RESNA Annual Conference - 2020

Design and Evaluation of a Wheelchair Cushion Cover with Microclimate Management to Prevent Pressure Injuries

Junghan Sim, Patricia Karg, David Brienza

University of Pittsburgh, Department of Rehabilitation Science and Technology (Pittsburgh, PA USA)


Pressure injuries are one of the most common medical challenges that negatively influence patient mortality, financial burdens for patients, their families and the health care system, and quality of life [1]. Wheelchair users are at a high risk for development of pressure injuries. Pressure injuries are a significant secondary complication for wheelchair users [2].

The purpose of a wheelchair cushion is to provide comfort and protection for wheelchair users by reducing pressure at support surfaces, a function that has been effective in decreasing the risk of pressure injury [3].  Wheelchair seat cushion designs are developed to reduce risk factors for pressure injuries. With advanced technologies, cushion manufacturers continue efforts to incorporate new strategies for pressure redistribution, shear and friction reduction, and dissipation of heat and moisture. Most of the technologies focus on reducing pressure, shear, and friction. In comparison, the reduction of heat and moisture seems to have been overlooked.

Microclimate between the user and the wheelchair cushion is represented by temperature and relative humidity [4]. Skin temperature increases beyond normal temperatures of skin exposed to ambient air cause increased perfusion. The response may be connected to a protective mechanism to avoid local overheating [5]. The result of increased skin temperature is accelerated heat transport to deeper tissue layers resulting in increased metabolism and higher susceptibility to the development and severity of pressure injuries [6]. Excessive moisture can damage skin due to maceration and associated loss of mechanical strength and increased risk of infection [7]. A high moisture environment results in a higher coefficient of friction between the skin and contacting textiles [8]. The greater the tendency the skin has to stick to the interface material, the greater the likelihood that there will be harmful deformation [9].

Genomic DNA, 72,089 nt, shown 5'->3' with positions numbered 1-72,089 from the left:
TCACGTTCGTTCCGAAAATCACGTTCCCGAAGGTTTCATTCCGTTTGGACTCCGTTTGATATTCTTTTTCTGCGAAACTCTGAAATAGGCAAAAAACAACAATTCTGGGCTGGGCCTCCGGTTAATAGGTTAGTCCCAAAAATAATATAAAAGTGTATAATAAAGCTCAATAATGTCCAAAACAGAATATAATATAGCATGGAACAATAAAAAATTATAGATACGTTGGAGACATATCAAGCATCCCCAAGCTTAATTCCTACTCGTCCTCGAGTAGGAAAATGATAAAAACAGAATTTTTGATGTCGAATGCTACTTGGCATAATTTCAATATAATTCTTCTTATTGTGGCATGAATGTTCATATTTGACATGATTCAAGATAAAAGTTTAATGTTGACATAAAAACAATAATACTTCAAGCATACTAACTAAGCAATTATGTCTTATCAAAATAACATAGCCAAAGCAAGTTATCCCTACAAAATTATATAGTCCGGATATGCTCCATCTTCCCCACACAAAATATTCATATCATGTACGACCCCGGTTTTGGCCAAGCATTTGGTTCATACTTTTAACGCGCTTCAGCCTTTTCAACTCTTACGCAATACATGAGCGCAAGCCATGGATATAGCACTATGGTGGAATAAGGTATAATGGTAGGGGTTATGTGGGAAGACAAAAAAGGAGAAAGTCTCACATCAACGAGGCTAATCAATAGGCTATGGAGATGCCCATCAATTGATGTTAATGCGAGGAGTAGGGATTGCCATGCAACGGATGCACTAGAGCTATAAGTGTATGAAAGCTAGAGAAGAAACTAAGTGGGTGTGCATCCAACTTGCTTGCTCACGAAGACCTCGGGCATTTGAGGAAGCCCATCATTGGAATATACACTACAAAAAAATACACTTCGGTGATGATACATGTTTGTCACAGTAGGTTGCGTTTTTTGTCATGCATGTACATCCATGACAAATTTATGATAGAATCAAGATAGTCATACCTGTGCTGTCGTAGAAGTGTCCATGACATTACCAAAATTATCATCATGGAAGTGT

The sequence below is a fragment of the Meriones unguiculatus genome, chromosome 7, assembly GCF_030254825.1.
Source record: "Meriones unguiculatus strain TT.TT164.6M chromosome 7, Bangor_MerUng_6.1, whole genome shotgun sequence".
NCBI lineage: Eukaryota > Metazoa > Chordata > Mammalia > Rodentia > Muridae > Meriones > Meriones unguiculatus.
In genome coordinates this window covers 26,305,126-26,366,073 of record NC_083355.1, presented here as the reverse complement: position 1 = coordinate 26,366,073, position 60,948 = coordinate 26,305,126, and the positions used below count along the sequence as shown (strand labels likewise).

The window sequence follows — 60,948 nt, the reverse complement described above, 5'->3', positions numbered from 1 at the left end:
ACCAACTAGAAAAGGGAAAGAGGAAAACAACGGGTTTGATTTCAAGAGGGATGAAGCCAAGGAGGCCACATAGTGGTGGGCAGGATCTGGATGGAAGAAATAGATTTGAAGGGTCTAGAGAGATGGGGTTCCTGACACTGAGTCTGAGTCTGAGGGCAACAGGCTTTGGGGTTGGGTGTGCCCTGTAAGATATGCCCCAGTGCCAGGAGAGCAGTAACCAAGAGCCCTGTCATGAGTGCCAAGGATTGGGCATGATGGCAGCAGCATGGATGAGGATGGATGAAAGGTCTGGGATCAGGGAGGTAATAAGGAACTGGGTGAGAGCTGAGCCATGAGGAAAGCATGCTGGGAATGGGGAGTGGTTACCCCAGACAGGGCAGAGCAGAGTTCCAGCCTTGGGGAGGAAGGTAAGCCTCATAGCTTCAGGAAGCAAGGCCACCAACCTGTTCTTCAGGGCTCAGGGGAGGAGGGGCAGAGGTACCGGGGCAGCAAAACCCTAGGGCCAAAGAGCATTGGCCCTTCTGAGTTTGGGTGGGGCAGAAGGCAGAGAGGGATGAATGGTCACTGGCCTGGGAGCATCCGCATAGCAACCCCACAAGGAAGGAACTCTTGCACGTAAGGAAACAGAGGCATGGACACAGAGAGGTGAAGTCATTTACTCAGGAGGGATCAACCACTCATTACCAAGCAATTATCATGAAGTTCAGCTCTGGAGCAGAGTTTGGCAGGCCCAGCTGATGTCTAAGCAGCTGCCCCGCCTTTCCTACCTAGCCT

Our goal was to develop a prototype wheelchair cushion cover with microclimate management for pressure injury prevention. The objective of the design was to improve microclimate at the seat interface for wheelchair users by limiting heat and moisture accumulation. The second objective was to assure the wheelchair cushion cover was compatible with a broad range of currently available wheelchair cushions and did not negatively affect other beneficial wheelchair cushion performance characteristics.


Figure 1. Front (top) and back (bottom) of the prototype

Product specifications were determined using a matrix which detailed the relationship between user needs and technical requirements. We determined needs and technical requirements based upon the literature, expert input and observations in our local seating and mobility clinic.

The product specifications were benchmarked against automobile seat and mattress industry technology. An iterative design method was completed. Results were narrowed to a single candidate solution for microclimate management at the seat interface (Figure 1).